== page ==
Saturday, November 30, 2013

Review: Ombria in Shadow by Patricia A. McKillip

Ombria in Shadow by Patricia A. McKillip
Published: Ace Books, 2002
Awards Won: World Fantasy Award, Mythopoeic Award

The Book:

“Ombria is a place of both shadows and light, life and death, past and present.  Some doorways may lead you to a familiar tavern, while others may leave you among ghosts or taking tea with a dangerous sorceress.

When the Prince of Ombria dies, the small world of his court becomes a very dangerous place.  His cruel great-aunt Domina Pearl quickly moves to control the heir, an innocent little boy named Kyel.  She also throws the late Prince’s mistress, na├»ve Lydea, out into the streets to die. 

However, not everything is under Domina Pearl’s control.  Lydea survives the night, and remains determined to help the little boy who has become the new Prince.  The royal bastard Ducon, usually lost in his drawings, must now find a way to preserve Kyel’s life as well as his own. Also, treading fearlessly through their danger is Mag, a ‘waxling’ servant of the powerful sorceress who lives underground. If Kyel—and Ombria—have any hope, it is in their hands.”  ~Allie  

 This is my 11th novel for WWEnd’s Women of Genre Fiction Reading Challenge.  Patricia A. McKillip is a name I’ve heard often, but somehow never got around to reading. This was a pretty short novel, and I finished reading this it in two days, while on a train.

My Thoughts:

The world of Ombria in Shadow is rather dreamlike.  Many small details of the world were described beautifully, while larger concerns were often left quite vague.  There is magic in this world, but its powers and limits are generally not clearly defined. The transitional places in Ombria—doors, for example—don’t always lead into the places you would expect.  People might go through an old door and find themselves in Ombria’s history, surrounded by ghosts.  They might run into the Faey, a face-changing sorceress who sells magic.  Children’s stories also tell of a shadow city, which is somehow both connected to and separate from the Ombria in which the story is set.  All of this was sometimes a bit confusing, but it was easy to just relax and accept each new quirk of the world as it was presented.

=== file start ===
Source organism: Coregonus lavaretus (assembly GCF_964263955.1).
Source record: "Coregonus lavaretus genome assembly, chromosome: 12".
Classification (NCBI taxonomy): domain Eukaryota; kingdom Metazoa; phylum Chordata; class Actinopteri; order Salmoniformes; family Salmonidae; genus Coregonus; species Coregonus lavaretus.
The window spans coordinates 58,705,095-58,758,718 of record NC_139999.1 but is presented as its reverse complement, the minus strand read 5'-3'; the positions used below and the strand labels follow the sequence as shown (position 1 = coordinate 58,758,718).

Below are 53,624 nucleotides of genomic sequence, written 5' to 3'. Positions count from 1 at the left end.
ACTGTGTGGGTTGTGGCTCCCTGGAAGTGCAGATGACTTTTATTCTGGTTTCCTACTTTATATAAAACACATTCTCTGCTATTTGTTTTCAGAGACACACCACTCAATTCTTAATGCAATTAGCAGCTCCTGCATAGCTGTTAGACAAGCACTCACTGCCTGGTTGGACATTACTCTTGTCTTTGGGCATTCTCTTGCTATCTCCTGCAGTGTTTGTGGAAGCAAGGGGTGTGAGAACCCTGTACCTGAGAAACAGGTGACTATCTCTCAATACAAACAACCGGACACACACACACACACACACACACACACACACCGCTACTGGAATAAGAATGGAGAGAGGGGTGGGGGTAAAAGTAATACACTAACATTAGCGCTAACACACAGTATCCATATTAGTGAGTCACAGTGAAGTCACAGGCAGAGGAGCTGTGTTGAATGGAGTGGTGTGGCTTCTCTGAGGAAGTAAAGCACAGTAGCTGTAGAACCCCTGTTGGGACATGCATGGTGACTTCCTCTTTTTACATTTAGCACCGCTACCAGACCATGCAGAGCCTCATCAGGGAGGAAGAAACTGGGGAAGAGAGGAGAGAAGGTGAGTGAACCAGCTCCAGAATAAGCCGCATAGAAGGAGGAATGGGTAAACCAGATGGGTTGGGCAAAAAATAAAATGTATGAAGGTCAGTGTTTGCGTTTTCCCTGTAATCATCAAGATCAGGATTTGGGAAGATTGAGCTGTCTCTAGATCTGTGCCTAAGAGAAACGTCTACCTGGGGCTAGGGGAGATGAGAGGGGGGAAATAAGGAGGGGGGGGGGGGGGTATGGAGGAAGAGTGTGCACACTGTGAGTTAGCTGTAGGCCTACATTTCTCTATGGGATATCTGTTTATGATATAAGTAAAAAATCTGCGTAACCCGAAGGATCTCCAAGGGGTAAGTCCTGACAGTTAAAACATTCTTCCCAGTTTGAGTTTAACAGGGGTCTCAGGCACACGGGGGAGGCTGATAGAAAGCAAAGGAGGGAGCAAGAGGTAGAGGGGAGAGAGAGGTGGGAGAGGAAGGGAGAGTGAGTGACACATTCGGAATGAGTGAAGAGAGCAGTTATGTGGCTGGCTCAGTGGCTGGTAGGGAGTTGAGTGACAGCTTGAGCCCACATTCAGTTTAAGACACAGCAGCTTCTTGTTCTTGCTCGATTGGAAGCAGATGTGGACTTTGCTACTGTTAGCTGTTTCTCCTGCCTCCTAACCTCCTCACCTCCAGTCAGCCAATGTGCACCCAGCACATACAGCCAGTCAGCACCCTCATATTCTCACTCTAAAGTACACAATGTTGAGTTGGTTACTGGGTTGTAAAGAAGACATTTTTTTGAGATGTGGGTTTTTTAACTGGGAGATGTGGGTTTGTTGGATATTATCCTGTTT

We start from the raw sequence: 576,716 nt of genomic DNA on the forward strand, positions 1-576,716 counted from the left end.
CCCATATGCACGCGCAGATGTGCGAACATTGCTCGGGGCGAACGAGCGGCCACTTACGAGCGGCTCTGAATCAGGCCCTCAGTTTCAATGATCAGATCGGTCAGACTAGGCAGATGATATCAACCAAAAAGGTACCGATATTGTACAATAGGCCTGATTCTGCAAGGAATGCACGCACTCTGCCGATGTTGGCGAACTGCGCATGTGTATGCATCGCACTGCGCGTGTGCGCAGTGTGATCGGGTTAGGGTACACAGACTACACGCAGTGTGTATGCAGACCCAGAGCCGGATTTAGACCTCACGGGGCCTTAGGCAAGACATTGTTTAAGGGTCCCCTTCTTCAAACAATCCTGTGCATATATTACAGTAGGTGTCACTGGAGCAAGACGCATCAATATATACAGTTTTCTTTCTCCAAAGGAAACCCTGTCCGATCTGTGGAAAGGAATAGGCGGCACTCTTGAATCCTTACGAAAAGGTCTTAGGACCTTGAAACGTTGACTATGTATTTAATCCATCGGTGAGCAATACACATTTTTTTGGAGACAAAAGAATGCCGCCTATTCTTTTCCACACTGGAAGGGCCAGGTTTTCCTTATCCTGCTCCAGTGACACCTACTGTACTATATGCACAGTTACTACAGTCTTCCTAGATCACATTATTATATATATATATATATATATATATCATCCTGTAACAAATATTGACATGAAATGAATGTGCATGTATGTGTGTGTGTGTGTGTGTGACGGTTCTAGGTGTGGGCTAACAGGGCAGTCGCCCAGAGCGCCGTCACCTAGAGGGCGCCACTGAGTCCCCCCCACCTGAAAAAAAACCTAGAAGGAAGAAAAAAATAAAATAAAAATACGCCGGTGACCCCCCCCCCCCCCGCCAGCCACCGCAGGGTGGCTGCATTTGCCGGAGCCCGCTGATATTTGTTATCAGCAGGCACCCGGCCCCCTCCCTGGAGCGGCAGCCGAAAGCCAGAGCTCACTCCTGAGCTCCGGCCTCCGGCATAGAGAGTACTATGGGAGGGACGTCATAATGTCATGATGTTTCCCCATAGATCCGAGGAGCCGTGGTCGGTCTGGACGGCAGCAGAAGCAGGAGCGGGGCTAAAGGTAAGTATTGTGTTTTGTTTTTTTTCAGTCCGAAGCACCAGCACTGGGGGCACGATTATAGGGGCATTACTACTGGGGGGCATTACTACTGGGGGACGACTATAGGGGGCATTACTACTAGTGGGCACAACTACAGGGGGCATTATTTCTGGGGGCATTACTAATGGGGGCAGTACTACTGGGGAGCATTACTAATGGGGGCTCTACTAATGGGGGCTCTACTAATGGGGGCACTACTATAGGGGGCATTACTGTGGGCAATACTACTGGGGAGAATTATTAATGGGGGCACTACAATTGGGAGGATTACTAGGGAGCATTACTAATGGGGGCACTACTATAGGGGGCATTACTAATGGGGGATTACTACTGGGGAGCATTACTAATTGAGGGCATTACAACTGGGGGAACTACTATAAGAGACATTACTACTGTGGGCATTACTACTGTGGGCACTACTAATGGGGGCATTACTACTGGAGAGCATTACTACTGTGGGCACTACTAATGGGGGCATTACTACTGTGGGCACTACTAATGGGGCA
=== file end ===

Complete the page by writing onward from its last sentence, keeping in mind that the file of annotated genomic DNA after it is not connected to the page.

I thought it was interesting that while the story was basically political, the main characters were not especially politically motivated.  Lydea, the discarded mistress, was kind of a mix of big sister and mother to the little heir, Kyel.  More than anything, she was distraught to think of what Domina Pearl might do to keep the child (and the kingdom, by extension) under her thumb.  Ducon also seemed more concerned about the welfare of his little cousin Kyel than he was about the state of Ombria.  His main passion, though, was drawing bits and pieces of Ombria with charcoal, and he was only pulled out of that and into the political scene by necessity.  

Mag was possibly the most interesting of the three main characters, as she was raised to believe herself to be the wax construct of a sorceress.  Her upbringing gave her a sense of detachment from the world, and I think her youth and inexperience gave her the fearlessness of someone who doesn’t really understand personal consequences.  As a result, she meddled in dangerous affairs on a whim, seemingly just to help make sure that the ‘winners’ were the people she liked.  These three characters were one of the strengths of the novel, for me, and I really enjoyed the different perspective they showed on a generally familiar kind of story.

In terms of the plot, the novel seemed to be both convoluted in its details and simple in the central story.  The main focus would have to be considered the struggle against the evil Domina Pearl, to stop her from destroying both Kyel and Ombria.  Domina Pearl is not an especially nuanced villain. In fact, I kept thinking of her as a more evil version of Yzma from Emperor’s New Groove.  However, there’s a lot of personal growth for the main characters—for Lydea, as she learns to define herself in her post-mistress life, for Mag, as she comes to understand who and what she is, and for Ducon, who longs to know the identity of his father.  A lot of questions remain unanswered in this short novel, while other parts of the story are wrapped up almost too neatly.  In the end, though, it was a very pleasant two days that I spent immersing myself in the world of Ombria.

My Rating: 4/5
Ombria in Shadow was a short, entertaining novel set in the confusingly magical place of Ombria.  The main plot seemed fairly standard, featuring a succession struggle centering around the evil, ancient Domina Pearl, after the death of the Prince.  I enjoyed that the three main characters—the late Prince’s mistress Lydea, the illegimate royal Ducon, and the ‘waxling’ Mag—were surprisingly un-invested in the political struggle, and cared more for the welfare of specific individuals.  The setting was magical and dreamlike, though many details about the world are left to the imagination.  Overall, it was a very pleasant novel, and I think I will definitely check out more of McKillip’s work in the future. 

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